The disclosure document is the centrepiece of franchise law in
Canada. In those provinces which have franchise legislation,
franchisors are required to provide prospective franchisees with a
sufficient amount of background on the system via the disclosure
document so that those prospects can make informed investment
decisions about whether they want to become a franchisee or
One of the tenets of franchise law is that, while containing all
the requisite pieces of information which the legislation requires,
disclosure documents must also be "clear and
concise". Conciseness is generally anathema to lawyers,
and those who practice in franchising are no exception. As a
result, it is not uncommon to come across disclosure documents that
are anywhere from 100 - 400 pages long, depending on the number of
attachments to the main document.
It is a tough balancing act which those of us who draft
disclosure documents day in and day out must abide by. On the
one hand, we want to be sure that our franchisor clients are
leaving no stone unturned in their disclosure so that every
question which a franchisee may have can be answered within the
pages of that document. After all, franchise legislation sets
out a laundry list of categories of information which have to be
disclosed, with the basket provision that all "material
facts" must also be included. We want to make sure
we're not missing anything.
On the other hand, an information package which pages number in
the hundreds is unlikely to meet that threshold of clarity and
conciseness that goes to the raison d'etre of a disclosure
document - so that the franchisee can understand it! Many
times, franchisees will deliver a disclosure document to their
lawyers without ever having actually read it, so daunted they are
by its volume and breadth.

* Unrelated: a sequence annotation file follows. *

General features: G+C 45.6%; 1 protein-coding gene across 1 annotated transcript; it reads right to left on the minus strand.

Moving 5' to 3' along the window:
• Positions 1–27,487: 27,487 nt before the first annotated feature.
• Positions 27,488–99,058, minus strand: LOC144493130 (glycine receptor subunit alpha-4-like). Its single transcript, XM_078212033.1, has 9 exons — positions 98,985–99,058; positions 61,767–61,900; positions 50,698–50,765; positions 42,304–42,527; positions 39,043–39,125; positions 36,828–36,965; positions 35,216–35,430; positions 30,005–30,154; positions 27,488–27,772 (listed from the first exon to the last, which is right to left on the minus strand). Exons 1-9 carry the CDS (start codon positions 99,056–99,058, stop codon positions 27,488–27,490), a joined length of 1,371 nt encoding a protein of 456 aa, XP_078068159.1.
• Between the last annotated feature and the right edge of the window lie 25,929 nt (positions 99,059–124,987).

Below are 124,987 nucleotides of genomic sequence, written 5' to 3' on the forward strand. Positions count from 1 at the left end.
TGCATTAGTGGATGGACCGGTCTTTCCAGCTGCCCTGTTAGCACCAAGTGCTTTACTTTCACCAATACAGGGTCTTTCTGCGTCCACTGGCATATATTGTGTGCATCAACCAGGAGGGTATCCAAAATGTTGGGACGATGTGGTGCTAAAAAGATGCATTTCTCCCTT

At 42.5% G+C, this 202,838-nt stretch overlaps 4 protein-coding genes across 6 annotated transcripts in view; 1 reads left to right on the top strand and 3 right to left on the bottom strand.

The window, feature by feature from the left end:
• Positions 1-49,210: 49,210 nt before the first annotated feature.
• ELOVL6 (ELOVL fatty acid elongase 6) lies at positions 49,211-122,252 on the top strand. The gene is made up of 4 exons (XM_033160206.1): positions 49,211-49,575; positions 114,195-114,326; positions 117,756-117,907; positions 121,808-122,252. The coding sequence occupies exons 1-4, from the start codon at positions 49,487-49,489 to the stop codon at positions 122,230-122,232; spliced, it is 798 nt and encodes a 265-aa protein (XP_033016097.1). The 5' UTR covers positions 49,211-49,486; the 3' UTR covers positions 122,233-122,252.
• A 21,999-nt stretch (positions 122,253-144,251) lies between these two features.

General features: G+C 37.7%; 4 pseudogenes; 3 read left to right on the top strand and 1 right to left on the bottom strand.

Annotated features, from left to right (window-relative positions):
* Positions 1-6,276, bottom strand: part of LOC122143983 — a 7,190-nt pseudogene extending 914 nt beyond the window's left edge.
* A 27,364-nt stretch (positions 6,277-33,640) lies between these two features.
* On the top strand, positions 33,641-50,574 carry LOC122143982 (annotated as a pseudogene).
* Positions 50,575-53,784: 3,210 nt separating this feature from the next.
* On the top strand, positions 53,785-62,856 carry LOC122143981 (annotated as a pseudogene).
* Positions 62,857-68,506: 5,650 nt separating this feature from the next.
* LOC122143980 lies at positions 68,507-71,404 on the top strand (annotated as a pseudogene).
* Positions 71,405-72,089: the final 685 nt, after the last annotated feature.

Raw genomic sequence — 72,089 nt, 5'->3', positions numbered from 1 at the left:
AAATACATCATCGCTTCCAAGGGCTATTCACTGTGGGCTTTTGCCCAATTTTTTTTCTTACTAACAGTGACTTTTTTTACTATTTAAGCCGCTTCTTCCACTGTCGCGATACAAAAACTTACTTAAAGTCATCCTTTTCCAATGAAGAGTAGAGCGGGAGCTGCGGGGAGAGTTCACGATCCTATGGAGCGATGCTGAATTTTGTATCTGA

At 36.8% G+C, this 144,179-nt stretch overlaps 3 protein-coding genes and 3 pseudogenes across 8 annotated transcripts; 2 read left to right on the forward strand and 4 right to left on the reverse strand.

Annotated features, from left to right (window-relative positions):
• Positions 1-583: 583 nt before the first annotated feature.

There is no doubt that, in order to protect our franchisor
clients, franchise lawyers must draft lengthy disclosure documents
to ensure that all of the potentially relevant information which a
franchisee should or needs to know be included. In that
respect, one should not expect a disclosure document to be
"concise" as that term may be generally understood.
Perhaps a disclosure document's conciseness should be measured
against other disclosure documents as a reference point for when
one has gone on far longer than need be.
However, it is incumbent upon us as franchise lawyers to ensure
that we control the "clarity" element of the information
which gets presented to franchisees. Just because a document
is long doesn't mean it can't be written in plain
English. If we want to ensure complaint franchise disclosure
documents which accomplish their legislative purpose, perhaps it is
time that we draft them in more accessible language rather than as
correspondence between legal advisors.
The content of this article is intended to provide a general
guide to the subject matter. Specialist advice should be sought
about your specific circumstances.
To print this article, all you need is to be registered on Mondaq.com.
Click to Login as an existing user or Register so you can print this article.
In Sabean v Portage La Prairie Mutual Insurance Co., the Supreme Court of Canada (SCC) found that, in standard form contracts, insurers cannot rely on specialized legal knowledge to advance interpretations departing from the ordinary meaning of provisions.
The use of electronic signatures is becoming increasingly commonplace in commercial transactions, as individuals and businesses capitalize on the administrative efficiency afforded by today’s digital world.
After several months of consultation and deliberations, the Organisation for Economic Co-operation and Development rendered public a revised draft Guidance on Due Diligence for Responsible Business Conduct.
Register for Access and our Free Biweekly Alert for
This service is completely free. Access 250,000 archived articles from 100+ countries and get a personalised email twice a week covering developments (and yes, our lawyers like to think you’ve read our Disclaimer).